Research on Thomas Woolley (abt 17011750)
The following information is built on research reported by Preston Woolley Parkinson, The Utah Woolley Family (Salt Lake City, 1967), pp. v-xv, who expressed the hope:
|that some interested kinsman will be led to further research in this area.|
William Woolley of
leanor, Derbyshire in 1685 (p. 143)|
Ezekial Woolley in London in 1670
John Woolley of Glamorganshire, Wales, imprisoned in 1660 (p. 746)
John Woolley held in gaol in Radnorshire for not swearing allegiance to the king in Jan 1663.
John Woolley in Elizabeth City, 1623|
Samuel Woole in Accomack County, 1635
William Woolley in Henrico County, 1636
William Woolley in 1638
William Woolley in lower Norfolk county, 1647
1) Christopher Woolley was living at Concord, Massachusetts, in 1646 (the subject of the article).|
2) Robert Woolley can be documented in Fairfield, Connecticut, in 16491653. He moved his family to Southampton, Long Island, before 1657. This family is treated briefly in Howells History of Southampton, L.I. (2nd ed., 1887), pp. 408f.
3) Emanuel Woolley was in Newport, Rhode Island, in 1655. He moved his family to Monmouth, New Jersey, after 1667, where he appears in the Quaker records. This family is treated extensively in John E. Stillwells New Jersey Historical and Genealogical Miscellany (1932), vol. 5, [80 pp].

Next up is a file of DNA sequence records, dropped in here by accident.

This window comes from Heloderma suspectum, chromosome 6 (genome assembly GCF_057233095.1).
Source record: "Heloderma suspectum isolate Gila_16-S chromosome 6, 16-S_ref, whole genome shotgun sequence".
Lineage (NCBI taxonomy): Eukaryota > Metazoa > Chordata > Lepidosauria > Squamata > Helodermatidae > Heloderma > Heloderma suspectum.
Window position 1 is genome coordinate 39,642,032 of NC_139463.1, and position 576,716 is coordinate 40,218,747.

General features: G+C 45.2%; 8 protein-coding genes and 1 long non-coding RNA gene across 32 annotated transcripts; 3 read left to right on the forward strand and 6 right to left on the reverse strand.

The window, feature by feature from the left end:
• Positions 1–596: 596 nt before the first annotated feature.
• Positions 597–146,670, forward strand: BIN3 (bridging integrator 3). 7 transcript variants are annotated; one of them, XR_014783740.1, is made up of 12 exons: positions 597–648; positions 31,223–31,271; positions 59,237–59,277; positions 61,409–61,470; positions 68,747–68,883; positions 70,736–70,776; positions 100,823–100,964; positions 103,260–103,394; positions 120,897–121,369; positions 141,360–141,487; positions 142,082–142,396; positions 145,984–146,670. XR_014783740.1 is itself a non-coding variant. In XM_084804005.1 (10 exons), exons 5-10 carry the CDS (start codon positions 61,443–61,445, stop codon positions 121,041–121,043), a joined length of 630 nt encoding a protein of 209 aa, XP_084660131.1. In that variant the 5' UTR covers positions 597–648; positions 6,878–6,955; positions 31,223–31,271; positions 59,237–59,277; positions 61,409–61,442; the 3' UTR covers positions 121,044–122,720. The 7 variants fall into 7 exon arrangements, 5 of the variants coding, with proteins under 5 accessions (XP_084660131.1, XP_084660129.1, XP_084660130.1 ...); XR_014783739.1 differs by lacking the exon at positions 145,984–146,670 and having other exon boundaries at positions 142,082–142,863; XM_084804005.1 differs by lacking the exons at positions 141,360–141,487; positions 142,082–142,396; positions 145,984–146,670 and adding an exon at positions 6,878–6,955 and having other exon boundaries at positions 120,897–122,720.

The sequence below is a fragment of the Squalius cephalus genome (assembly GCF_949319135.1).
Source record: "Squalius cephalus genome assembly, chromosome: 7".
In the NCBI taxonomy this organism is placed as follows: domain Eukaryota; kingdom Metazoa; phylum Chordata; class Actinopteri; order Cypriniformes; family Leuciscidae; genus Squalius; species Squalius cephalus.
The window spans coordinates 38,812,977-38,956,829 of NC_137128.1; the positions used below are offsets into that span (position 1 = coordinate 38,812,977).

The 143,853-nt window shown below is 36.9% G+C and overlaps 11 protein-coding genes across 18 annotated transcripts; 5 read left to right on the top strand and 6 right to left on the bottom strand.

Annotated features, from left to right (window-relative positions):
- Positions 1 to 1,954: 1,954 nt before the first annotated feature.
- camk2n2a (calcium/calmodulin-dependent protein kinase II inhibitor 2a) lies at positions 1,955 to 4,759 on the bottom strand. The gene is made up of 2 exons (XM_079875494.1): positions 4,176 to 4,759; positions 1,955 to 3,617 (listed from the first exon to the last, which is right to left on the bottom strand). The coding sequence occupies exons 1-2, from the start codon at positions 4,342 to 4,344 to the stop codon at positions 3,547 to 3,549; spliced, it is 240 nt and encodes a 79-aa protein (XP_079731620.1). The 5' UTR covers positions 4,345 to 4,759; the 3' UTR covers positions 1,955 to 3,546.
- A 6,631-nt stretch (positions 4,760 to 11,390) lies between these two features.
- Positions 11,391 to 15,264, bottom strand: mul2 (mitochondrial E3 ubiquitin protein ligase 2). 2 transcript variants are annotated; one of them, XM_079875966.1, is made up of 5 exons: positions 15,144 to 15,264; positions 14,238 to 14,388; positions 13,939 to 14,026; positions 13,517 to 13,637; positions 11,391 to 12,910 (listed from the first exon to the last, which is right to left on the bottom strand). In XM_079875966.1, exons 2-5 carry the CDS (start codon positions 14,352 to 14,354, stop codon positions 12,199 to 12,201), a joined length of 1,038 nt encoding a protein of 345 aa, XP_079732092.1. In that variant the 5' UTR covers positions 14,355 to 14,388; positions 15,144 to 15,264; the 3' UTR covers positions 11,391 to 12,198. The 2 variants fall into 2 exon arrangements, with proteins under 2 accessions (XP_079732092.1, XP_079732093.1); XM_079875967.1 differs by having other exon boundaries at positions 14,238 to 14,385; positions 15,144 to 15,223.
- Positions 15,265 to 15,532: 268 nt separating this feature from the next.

|Pennsylvania (5), South Carolina (2), New York (15), Maryland (2), Massachusetts (1), North Carolina (1), New Hampshire (2), Vermont (10)|
Arrivals between 1682 and 1688|
28 Jan 1687/8 The Margaret from London, John Bowman, Commander. James Calypoole, merchant, and Helenah his wife, with 7 children and five servants, viz., Hugh Masland and his wife, to serve 4 years, Sissilla Wooley, 4 years and Edward Cole Jr., to serve 7 years.
|30 Mar 1688 Joshua Tittery had a certificate to marry Cicily Woolley, Abington meeting (Phila. meeting records show that Joshua Tittery was a Quaker in England).|
Will of Joshua Tittery of Philadelphia, potter, July 1709:|
Wife Cicily executor, her brother Edmund Woolley and his daughter Cicily.
Will of Edmund Woolley, wdd 1760, wpd 1771
Children and executors: Stephen, Mary and Sarah.
Witn: Jos. Galland, Nicholas Waln
(In 1729 Edmund Woolley witnessed the will of Richard Cummins.)
Dr. Stephen Woolley was witness to a codicil to the will of Geo. Maccullin of Philadelphia, 15 Oct 1772, who was nephew of William Parsons, brother of Rebecca Woolley and cousin of Elizabeth Cummins.
|INDEX TO WILLS & ADMINISTRATIONS|
Sebastian Woolley bought property from William Weaver, 115 L Frame house & lot S. side of Appletree alley near Arch Street, 47 ft. E. of 5th containing 13 x 16 bounded on the E. by Benj. Franklin, etc. (Book D 22, pp. 284ff., 16 Oct 1784).|
George Woolley witnessed the will of Wm. Jones, Oct 1797.
Edmund Woolley was executor of the will of John Barnes 1741.
Ann Woolley witnessed the will of Susannah Collins of Plum St. SW, Philadelphia, widow, 15 Feb 1789.
George Woolley witnessed the will of Hannah middleton, widow, of Nottingham, Burlington Co., N.J., wdd. 11 Mar 1820, wpd. 6 Feb 1824.
Children of George Justice: Elizabeth Woolley, Rebecca J. Mitchell, Mary J. Bartling, Jacob Justice, George M. Justice.
Edmund Woolley witness June 1711; witness John Goodson of North Liberty, physician to Cicily Tittery, wid. of Joshua of Philadelphia Meeting.